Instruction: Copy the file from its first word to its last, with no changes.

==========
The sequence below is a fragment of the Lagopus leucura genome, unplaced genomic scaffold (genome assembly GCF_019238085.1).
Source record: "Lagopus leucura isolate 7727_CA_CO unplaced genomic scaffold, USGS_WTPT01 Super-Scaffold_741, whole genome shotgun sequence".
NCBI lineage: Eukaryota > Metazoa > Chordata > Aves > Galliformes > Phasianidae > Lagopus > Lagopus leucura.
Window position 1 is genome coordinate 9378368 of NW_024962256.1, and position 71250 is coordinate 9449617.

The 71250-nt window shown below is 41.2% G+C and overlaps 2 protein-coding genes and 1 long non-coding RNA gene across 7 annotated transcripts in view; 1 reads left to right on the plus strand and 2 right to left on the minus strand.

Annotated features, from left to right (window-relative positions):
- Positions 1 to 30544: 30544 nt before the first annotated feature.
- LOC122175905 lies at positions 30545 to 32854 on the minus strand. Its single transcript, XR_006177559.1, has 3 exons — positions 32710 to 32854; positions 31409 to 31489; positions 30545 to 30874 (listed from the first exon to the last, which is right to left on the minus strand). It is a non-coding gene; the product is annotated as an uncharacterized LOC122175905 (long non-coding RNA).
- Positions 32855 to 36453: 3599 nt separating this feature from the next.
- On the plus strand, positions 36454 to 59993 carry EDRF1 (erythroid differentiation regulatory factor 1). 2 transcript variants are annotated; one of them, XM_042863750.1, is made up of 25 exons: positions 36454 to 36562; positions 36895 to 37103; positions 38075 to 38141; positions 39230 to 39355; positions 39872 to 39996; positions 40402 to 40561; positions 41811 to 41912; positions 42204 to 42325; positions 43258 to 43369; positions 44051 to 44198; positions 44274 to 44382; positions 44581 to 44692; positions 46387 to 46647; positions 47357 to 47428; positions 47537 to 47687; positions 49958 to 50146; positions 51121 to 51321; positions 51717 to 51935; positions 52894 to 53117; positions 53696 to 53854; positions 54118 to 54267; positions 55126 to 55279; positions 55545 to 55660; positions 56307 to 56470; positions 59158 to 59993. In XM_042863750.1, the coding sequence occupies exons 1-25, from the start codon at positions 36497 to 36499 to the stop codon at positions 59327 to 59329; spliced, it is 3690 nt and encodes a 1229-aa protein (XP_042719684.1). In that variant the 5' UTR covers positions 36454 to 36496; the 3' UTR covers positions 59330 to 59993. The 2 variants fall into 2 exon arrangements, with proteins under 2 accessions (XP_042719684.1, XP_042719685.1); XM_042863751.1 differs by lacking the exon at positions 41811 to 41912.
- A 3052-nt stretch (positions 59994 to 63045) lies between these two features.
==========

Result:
The sequence below is a fragment of the Lagopus leucura genome, unplaced genomic scaffold (genome assembly GCF_019238085.1).
Source record: "Lagopus leucura isolate 7727_CA_CO unplaced genomic scaffold, USGS_WTPT01 Super-Scaffold_741, whole genome shotgun sequence".
NCBI lineage: Eukaryota > Metazoa > Chordata > Aves > Galliformes > Phasianidae > Lagopus > Lagopus leucura.
Window position 1 is genome coordinate 9378368 of NW_024962256.1, and position 71250 is coordinate 9449617.

The 71250-nt window shown below is 41.2% G+C and overlaps 2 protein-coding genes and 1 long non-coding RNA gene across 7 annotated transcripts in view; 1 reads left to right on the plus strand and 2 right to left on the minus strand.

Annotated features, from left to right (window-relative positions):
- Positions 1 to 30544: 30544 nt before the first annotated feature.
- LOC122175905 lies at positions 30545 to 32854 on the minus strand. Its single transcript, XR_006177559.1, has 3 exons — positions 32710 to 32854; positions 31409 to 31489; positions 30545 to 30874 (listed from the first exon to the last, which is right to left on the minus strand). It is a non-coding gene; the product is annotated as an uncharacterized LOC122175905 (long non-coding RNA).
- Positions 32855 to 36453: 3599 nt separating this feature from the next.
- On the plus strand, positions 36454 to 59993 carry EDRF1 (erythroid differentiation regulatory factor 1). 2 transcript variants are annotated; one of them, XM_042863750.1, is made up of 25 exons: positions 36454 to 36562; positions 36895 to 37103; positions 38075 to 38141; positions 39230 to 39355; positions 39872 to 39996; positions 40402 to 40561; positions 41811 to 41912; positions 42204 to 42325; positions 43258 to 43369; positions 44051 to 44198; positions 44274 to 44382; positions 44581 to 44692; positions 46387 to 46647; positions 47357 to 47428; positions 47537 to 47687; positions 49958 to 50146; positions 51121 to 51321; positions 51717 to 51935; positions 52894 to 53117; positions 53696 to 53854; positions 54118 to 54267; positions 55126 to 55279; positions 55545 to 55660; positions 56307 to 56470; positions 59158 to 59993. In XM_042863750.1, the coding sequence occupies exons 1-25, from the start codon at positions 36497 to 36499 to the stop codon at positions 59327 to 59329; spliced, it is 3690 nt and encodes a 1229-aa protein (XP_042719684.1). In that variant the 5' UTR covers positions 36454 to 36496; the 3' UTR covers positions 59330 to 59993. The 2 variants fall into 2 exon arrangements, with proteins under 2 accessions (XP_042719684.1, XP_042719685.1); XM_042863751.1 differs by lacking the exon at positions 41811 to 41912.
- A 3052-nt stretch (positions 59994 to 63045) lies between these two features.